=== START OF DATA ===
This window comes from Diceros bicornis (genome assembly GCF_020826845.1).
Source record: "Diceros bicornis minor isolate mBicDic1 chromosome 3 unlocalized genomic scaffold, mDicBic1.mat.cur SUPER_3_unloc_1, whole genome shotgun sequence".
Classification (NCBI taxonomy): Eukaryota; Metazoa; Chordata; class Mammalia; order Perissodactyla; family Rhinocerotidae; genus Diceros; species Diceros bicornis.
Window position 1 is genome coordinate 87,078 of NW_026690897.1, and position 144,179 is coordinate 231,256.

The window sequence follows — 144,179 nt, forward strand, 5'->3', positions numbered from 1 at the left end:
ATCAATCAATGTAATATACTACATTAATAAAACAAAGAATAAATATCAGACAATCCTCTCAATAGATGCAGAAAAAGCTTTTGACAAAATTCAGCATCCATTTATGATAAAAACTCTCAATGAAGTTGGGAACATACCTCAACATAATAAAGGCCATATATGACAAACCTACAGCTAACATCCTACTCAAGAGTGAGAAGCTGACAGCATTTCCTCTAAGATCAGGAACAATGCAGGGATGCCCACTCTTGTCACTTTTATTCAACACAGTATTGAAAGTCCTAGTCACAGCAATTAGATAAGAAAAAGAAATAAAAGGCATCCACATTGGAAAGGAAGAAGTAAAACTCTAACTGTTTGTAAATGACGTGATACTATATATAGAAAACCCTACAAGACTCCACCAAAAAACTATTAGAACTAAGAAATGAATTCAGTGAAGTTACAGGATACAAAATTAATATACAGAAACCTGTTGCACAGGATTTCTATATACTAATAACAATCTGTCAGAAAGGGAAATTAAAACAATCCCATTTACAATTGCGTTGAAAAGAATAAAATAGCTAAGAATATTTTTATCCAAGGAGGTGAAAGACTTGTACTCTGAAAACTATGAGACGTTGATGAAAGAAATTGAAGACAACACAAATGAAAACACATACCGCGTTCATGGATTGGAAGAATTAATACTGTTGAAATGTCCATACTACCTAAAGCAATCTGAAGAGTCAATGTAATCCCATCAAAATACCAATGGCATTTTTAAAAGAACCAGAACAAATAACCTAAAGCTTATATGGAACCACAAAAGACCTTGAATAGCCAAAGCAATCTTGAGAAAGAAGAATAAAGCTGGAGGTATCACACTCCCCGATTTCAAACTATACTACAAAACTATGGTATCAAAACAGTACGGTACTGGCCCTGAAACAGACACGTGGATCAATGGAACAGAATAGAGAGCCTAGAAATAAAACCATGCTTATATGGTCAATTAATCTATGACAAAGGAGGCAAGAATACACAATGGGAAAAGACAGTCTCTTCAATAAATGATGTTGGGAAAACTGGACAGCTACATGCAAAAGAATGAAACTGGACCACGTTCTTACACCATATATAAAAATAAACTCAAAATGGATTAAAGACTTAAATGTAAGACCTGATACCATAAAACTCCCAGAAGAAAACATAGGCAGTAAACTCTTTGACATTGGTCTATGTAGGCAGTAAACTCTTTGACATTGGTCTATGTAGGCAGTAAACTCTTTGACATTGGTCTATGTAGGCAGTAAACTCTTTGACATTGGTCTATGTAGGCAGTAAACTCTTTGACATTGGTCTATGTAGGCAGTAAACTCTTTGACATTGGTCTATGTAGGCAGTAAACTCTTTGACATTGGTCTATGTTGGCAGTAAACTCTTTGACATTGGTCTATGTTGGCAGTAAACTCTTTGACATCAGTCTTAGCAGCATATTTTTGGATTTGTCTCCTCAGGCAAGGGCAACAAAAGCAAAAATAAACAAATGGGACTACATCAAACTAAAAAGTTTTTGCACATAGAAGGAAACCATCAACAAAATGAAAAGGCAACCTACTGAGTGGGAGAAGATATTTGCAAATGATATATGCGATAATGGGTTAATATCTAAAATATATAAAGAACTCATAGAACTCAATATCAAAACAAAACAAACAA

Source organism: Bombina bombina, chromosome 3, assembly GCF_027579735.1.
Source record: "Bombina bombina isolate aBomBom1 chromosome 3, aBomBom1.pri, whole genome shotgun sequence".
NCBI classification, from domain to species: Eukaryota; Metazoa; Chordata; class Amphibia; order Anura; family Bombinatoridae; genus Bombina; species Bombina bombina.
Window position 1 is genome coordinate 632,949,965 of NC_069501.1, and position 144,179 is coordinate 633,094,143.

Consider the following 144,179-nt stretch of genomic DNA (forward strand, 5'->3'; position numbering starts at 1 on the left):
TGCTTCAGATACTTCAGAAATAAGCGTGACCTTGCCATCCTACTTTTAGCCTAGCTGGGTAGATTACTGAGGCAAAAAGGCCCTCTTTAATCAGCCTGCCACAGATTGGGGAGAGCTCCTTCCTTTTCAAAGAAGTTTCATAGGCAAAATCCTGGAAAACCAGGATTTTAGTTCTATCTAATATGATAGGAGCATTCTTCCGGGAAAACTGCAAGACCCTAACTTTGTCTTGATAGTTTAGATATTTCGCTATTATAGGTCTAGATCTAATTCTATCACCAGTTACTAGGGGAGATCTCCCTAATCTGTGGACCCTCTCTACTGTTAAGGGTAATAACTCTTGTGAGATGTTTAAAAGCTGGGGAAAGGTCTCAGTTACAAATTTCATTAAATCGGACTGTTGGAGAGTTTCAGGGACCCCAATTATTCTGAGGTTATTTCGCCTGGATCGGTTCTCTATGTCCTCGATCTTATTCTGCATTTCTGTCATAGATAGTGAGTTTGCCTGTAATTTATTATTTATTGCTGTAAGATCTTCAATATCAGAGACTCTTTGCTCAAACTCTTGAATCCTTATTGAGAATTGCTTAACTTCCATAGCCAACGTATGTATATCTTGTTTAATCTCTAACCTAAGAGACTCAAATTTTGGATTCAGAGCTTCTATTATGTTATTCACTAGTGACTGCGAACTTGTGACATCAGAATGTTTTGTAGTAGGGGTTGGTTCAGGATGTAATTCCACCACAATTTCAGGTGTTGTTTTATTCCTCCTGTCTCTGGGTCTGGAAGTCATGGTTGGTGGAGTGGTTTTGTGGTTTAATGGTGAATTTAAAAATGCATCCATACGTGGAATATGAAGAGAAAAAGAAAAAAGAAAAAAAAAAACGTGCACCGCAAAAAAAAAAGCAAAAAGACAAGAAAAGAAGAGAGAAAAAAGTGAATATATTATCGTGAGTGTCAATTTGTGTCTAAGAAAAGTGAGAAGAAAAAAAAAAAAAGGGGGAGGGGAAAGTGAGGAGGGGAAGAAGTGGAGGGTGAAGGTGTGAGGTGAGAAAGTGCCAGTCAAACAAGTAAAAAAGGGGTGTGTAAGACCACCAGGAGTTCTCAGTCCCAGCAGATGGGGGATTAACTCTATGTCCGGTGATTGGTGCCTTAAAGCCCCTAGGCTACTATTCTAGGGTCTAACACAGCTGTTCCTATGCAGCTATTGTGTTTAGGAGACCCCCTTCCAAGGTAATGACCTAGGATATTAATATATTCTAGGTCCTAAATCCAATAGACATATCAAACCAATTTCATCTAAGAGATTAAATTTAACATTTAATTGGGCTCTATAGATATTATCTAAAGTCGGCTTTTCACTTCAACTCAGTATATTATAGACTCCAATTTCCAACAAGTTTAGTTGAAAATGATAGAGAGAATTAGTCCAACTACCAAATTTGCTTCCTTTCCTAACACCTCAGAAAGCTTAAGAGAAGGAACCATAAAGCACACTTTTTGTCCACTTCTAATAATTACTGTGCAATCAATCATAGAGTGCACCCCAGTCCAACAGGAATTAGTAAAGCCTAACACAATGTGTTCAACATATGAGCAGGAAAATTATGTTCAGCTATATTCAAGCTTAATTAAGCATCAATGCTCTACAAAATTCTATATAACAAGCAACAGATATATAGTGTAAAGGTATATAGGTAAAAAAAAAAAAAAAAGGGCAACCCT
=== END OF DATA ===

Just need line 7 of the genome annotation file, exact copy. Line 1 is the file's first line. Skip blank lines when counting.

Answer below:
Source organism: Bombina bombina, chromosome 3, assembly GCF_027579735.1.